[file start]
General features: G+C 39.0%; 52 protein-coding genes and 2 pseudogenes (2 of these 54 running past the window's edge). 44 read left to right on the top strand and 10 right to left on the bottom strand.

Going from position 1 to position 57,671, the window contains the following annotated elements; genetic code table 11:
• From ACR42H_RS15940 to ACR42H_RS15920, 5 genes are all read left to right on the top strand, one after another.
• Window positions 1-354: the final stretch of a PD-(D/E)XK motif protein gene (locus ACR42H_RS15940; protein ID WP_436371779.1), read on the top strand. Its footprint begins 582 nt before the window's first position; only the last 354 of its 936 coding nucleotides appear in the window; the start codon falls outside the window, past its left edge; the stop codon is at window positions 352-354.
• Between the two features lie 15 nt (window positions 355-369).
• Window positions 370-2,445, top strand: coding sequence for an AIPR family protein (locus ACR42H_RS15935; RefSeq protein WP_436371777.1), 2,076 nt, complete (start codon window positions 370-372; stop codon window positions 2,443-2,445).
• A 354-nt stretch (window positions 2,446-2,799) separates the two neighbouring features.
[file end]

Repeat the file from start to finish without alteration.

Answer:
General features: G+C 39.0%; 52 protein-coding genes and 2 pseudogenes (2 of these 54 running past the window's edge). 44 read left to right on the top strand and 10 right to left on the bottom strand.

Going from position 1 to position 57,671, the window contains the following annotated elements; genetic code table 11:
• From ACR42H_RS15940 to ACR42H_RS15920, 5 genes are all read left to right on the top strand, one after another.
• Window positions 1-354: the final stretch of a PD-(D/E)XK motif protein gene (locus ACR42H_RS15940; protein ID WP_436371779.1), read on the top strand. Its footprint begins 582 nt before the window's first position; only the last 354 of its 936 coding nucleotides appear in the window; the start codon falls outside the window, past its left edge; the stop codon is at window positions 352-354.
• Between the two features lie 15 nt (window positions 355-369).
• Window positions 370-2,445, top strand: coding sequence for an AIPR family protein (locus ACR42H_RS15935; RefSeq protein WP_436371777.1), 2,076 nt, complete (start codon window positions 370-372; stop codon window positions 2,443-2,445).
• A 354-nt stretch (window positions 2,446-2,799) separates the two neighbouring features.